- Repenting of the actions. There is still another solution that doesn’t really resolve the problem, and this one is common among Christians, perhaps because way too much of Christian preaching (unfortunately, unfaithfully) takes this short-cut on the U-Turn. The short-cut is when Christians think they need to look at some of their motives and attitudes for the kinds of bad behaviors they do. Then, the solution is projected: change the motives and attitudes. Maybe Jesus even gets cited as an example. Or maybe the Spirit gets cited as a source for changing those attitudes. The end result is a soul-searching moralism. But the problem in its fullest dimension is not resolved. And the real fruits about why Jesus had to die are wasted.
- Repenting to the Critic. This is the problem in its fullest, and this is where Ed left us last time. And there is no solution that we have to resolve it–no resources of our own. But that is where the real “good news” begins.
Now, on to the really good stuff.
- The X-tra Ingredient for Palatable Penitence. The palatable-ness of penitence, while it does in fact become palatable for us (read below), must first meet the palate of God. In the public square, on Golgotha outside Jerusalem, up the road from later-day Kosovo, the kind of gusto that will satisfy the problem at the God-level is met through the public crucifixion of Jesus the Christ–public also as “King of the Jews” in Hebrew, Greek, and Latin. In Jesus’ teachings, he would also use the illustration of Jonah (Matthew 12:39-41), not so much for Jonah’s proclamations per se, but for Jonah’s three days in the belly of the great fish as symbolic of his three days in the belly of the earth, from which he emerged with a gigantic U-turn, an act signifying that “something greater than Jonah is here!” (vs. 41) That U-turn is his act to take along all who have been swallowed up in the criticism of the Critic, to bring them out into a new era of hope and promise.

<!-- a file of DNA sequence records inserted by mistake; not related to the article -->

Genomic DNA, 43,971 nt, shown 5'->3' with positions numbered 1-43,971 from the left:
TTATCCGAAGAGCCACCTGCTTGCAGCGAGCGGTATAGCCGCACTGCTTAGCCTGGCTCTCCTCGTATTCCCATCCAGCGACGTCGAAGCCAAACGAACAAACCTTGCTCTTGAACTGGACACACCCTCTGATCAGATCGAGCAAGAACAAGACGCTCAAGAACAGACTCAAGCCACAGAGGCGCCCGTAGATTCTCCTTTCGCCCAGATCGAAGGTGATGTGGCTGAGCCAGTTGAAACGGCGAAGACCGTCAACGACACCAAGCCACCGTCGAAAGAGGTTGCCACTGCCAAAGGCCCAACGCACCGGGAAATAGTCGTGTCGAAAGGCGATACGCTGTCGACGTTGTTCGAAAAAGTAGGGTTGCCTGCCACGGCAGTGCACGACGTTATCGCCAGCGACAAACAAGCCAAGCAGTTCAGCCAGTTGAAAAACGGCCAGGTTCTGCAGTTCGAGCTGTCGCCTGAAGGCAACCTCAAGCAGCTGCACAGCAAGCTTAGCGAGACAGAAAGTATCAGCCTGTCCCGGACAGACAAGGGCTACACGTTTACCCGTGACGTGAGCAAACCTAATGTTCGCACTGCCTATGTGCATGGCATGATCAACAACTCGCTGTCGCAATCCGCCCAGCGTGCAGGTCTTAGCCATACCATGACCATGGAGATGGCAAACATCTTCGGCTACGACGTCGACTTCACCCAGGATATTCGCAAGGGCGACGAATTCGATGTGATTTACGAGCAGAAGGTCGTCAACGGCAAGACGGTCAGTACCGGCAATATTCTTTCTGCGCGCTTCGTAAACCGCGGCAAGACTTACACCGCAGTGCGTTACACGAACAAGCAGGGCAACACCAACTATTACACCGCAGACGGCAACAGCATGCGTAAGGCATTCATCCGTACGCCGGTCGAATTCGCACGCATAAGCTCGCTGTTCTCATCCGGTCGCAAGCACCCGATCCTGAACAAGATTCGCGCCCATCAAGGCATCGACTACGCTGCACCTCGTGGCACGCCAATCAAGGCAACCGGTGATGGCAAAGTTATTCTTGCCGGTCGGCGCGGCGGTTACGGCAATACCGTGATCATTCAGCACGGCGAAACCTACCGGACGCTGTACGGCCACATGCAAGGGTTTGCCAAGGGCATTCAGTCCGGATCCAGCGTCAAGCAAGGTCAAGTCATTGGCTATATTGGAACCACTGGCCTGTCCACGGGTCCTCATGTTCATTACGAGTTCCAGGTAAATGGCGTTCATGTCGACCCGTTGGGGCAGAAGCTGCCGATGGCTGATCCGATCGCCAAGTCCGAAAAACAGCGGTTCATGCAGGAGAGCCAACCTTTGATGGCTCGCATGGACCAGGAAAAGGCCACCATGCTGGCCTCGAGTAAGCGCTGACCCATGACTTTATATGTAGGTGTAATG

- Enjoyable Even. Because God’s palate is satisfied with the U-turn of this One-Greater-than-Jonah, we get to go along for the ride in Christ’s U-turn. Our hearts find delight and liberation in the source of Christ’s victory over the divine criticism. We don’t go through life wondering warily how this is all going to end. We get, even now, a foretaste of the ending by faith! That ought to put a spark into our hearts, to satisfy our deepest longings, because we are counted among those for whom the Great Repentance in Christ has claimed “among the thousands of those who love me.”
- for a Ninevite Nation. Those who have faith in the Promise-Greater-than-Jonah can be the agents of U-turning our nation, helping our nation to see possibilities beyond evil and tragedy, helping our nation to hope again. In fact, there is a public place for this, in our nation, among the community of those who gather around the palatable, enjoyable table of our Lord who has died and has been raised, and who themselves turn around, in the spirit of forgiveness and love, and (undercover) bring that pleasure and good will to the nation. There is, then, a message of hope for us to bring to the Ninevite Nation, whether or not Schorr does–and, in fact, that message is broadcast to a wide audience every feast day of the Great U-Turn. Remember that Nineveh repented, and was saved. Remember also, from Ed’s article last time, that Suleiman went home. God hears the repentant cries of his people on behalf of others. The nation may benefit from our own cries. But imagine how much more it will benefit from enjoying the taste of forgiveness!
May 13, 1999